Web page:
NRL News

A Foolish Comparison: Part Two

by | Oct 26, 2011

Congressman Henry Hyde, whose amendment has saved at least a million lives

By Dave Andrusko

Yesterday I wrote about a post from David Frum, and not favorably ( Frum returned to his topic today in response to a critical response posted on the blog of “First Things” magazine.

Frum likened our Movement to that which eventually produced the 18th Amendment and Prohibition. I labored to show why that was a foolish comparison on a number of grounds.

Today, while not backing off his comparison, Frum takes as his starting point what he calls punishability. To quote him

“It is the demand that abortion be punished that divides America so passionately. My column for CNN argued that we have lived this kind of divide before, during the heyday of prohibition agitation from the Civil War to the Great Depression.”

Having walked through this maze umpteen times before, as soon as I make clear that pro-lifers do not seek/want/desire to punish women, I am accused of not believing the death of the unborn child is really as serious as I “pretend,” otherwise I WOULD want to punish women. Heads they win, tails I [and you] lose.

Which also is why those who reason like Frum often insist our real hang-up is sexuality compounded by our “spirituality.” A few thoughts on this and related comments might help.

Frum’s subtext is that the number of abortions has gone down, not exactly a state secret, so why don’t let nature take its course, so to speak, rather than pushing for legislation, which, I believe, is synonymous for Frum with punishment?

Well, for starters the number of babies lost to abortion is down 25% from its high point in 1990 not because the stars happen to align properly. Some 400,000 fewer babies die annually because of legislation—specifically laws that offer women the possibility of making an informed choice, involve parents in the decision of their minor daughters, and/or cut off money to the Abortion Industry for which there can NEVER been enough abortions.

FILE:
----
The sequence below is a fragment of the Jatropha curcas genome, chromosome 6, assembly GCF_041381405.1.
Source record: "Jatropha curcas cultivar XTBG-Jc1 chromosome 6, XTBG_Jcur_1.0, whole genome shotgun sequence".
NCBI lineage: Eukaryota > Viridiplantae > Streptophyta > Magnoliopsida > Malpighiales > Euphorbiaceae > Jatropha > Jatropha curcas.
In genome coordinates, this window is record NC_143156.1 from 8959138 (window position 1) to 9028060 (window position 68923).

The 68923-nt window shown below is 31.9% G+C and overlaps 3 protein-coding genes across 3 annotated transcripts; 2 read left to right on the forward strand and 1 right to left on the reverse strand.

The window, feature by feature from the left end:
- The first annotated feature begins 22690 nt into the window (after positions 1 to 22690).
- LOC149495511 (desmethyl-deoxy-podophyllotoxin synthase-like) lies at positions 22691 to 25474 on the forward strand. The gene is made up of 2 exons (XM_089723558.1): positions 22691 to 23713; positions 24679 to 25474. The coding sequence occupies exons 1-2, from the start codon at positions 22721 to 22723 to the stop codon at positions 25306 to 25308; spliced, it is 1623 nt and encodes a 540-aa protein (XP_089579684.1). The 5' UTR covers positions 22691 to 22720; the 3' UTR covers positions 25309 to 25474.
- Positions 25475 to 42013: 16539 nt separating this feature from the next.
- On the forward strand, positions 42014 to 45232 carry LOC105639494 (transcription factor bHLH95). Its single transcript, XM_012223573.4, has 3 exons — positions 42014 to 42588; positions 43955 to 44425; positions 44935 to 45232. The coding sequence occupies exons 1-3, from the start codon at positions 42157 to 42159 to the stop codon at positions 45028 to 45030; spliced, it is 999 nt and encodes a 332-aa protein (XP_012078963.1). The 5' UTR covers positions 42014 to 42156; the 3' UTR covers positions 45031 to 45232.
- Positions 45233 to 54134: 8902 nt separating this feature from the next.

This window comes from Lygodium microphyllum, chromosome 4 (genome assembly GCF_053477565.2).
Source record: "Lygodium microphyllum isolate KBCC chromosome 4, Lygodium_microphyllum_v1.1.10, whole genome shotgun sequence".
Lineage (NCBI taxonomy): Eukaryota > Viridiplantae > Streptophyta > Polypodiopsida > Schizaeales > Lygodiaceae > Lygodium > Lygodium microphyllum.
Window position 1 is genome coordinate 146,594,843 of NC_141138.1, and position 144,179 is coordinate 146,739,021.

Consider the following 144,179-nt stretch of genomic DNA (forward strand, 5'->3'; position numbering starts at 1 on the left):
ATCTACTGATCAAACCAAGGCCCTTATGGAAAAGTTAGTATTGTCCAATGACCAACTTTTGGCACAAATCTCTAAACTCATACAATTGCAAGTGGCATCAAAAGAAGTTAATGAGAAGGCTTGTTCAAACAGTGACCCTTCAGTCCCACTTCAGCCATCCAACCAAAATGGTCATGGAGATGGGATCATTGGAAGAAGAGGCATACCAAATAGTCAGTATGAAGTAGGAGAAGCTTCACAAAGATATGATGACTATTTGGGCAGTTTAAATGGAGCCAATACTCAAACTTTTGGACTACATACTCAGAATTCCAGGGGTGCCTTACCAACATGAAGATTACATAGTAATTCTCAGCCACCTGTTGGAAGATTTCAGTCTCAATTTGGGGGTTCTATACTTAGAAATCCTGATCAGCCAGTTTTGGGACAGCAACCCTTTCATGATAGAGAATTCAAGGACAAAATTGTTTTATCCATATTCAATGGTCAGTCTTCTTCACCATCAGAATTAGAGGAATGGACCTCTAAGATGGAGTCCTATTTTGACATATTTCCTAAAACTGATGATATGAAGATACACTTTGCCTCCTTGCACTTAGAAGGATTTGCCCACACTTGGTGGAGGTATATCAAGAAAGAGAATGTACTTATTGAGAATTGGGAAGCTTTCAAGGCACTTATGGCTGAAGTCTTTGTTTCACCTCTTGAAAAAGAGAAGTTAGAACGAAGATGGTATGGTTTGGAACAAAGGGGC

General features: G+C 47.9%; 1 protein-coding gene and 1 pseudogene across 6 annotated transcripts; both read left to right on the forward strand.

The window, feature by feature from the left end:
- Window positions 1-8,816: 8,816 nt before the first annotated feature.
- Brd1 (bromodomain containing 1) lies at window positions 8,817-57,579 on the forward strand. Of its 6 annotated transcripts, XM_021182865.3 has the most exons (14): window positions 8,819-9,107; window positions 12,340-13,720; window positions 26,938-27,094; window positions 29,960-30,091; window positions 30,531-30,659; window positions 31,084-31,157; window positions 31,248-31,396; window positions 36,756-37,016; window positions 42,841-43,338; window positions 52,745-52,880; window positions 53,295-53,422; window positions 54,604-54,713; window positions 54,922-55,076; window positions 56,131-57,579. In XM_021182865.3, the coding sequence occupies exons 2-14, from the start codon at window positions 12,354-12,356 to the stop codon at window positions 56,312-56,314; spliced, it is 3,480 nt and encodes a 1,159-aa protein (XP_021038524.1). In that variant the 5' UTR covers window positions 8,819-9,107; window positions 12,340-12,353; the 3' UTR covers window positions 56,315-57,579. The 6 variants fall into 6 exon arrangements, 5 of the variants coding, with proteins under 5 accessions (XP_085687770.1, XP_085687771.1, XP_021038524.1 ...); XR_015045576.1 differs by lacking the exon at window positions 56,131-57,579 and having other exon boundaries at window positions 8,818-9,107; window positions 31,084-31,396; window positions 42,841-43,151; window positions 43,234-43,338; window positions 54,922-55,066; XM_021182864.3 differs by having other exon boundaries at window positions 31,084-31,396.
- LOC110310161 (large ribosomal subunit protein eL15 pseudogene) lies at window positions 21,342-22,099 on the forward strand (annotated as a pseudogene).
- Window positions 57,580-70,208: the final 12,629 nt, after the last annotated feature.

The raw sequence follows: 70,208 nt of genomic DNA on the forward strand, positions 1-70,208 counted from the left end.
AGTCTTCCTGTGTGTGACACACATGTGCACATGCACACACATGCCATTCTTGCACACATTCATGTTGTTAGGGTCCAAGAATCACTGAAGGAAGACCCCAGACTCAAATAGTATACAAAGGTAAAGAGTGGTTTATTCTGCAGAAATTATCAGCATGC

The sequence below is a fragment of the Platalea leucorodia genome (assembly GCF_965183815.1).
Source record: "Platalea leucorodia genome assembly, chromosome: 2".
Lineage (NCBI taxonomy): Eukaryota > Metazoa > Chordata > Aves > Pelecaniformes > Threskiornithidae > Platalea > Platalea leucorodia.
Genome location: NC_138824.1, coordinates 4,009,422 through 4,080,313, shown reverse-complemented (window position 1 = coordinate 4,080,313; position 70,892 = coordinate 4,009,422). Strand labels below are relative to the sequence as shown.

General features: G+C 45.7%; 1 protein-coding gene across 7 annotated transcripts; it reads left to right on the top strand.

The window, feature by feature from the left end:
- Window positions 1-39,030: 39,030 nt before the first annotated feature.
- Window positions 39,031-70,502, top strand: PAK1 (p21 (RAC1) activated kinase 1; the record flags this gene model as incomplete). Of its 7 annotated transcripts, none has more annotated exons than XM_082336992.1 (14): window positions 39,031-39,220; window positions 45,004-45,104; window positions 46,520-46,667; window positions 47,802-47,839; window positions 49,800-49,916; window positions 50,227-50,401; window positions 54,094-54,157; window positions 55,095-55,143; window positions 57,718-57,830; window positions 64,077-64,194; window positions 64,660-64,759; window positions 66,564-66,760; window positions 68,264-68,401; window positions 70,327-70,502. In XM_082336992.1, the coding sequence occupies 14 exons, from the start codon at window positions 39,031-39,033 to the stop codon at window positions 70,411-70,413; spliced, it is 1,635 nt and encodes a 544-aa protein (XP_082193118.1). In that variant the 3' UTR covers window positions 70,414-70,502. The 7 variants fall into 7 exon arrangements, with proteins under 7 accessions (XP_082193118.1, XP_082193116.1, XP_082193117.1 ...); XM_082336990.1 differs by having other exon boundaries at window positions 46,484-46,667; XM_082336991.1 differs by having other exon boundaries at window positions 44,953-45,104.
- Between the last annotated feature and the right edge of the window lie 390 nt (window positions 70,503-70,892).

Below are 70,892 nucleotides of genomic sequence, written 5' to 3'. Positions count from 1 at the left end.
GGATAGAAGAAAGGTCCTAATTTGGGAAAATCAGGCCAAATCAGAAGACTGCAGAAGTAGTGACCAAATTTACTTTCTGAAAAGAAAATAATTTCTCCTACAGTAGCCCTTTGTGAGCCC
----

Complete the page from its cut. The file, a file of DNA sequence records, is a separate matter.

And, lest we forget, the passage of the Hyde Amendment alone has saved at least one million children. Guess what? Pro-abortionists hate the Hyde Amendment second only to the life-affirming actions of crisis pregnancy centers.

Frum alludes to the impact of sonograms, an example of what we might call “soft power,” as part of the new approach he says pro-lifers ought to adopt (as opposed to criminalizing abortion).

When mothers have a chance to see whom it is they may have tried to avoid recognizing, the impact is amazing. But Frum probably would adamantly oppose what an increasing number of states have done–pass laws requiring that women have the opportunity to see and/or learn about the development of their unborn child.

Also, he advises us, to say that “We will study why particular women have particular abortions and see if there are things we can collectively do to reduce the pressures that cause women to end their pregnancies.” (See Crisis Pregnancy Centers above.)

Final thought, this one about the aforementioned “spirituality,” which is code, I suspect, for many things and people and movements Frum disapproves of.

There are as many reasons to try to thwart the annual deaths of 1.2 million unborn babies as there are people. There are a host of “secular” reasons to oppose abortion, many of which derive ultimately from the notion that “we hang together or we hang separately.”

I see this more and more in the dogfight over assisted suicide. We have a whole new cadre of allies who have drawn a line in the sand here. Some of those will come our way on abortion. In the meanwhile we appreciate their vitally important support in combating assisted suicide.

But it is also clearly true that many of us are driven to do what we do by our faith. As it happens my faith also drives me to oppose a host of other atrocities which (I would guess) Frum also opposes and would welcome me as an ally in those battles.

Is it okay to be motivated by my faith in causes Frum approves of but not the ones he doesn’t?

Whatever the reason for our peaceful, law-abiding approach to changing both public opinion and the law, the objective is the same: to save unborn babies from a horrible death and their mothers from a decision many will be haunted by for the rest of their lives.

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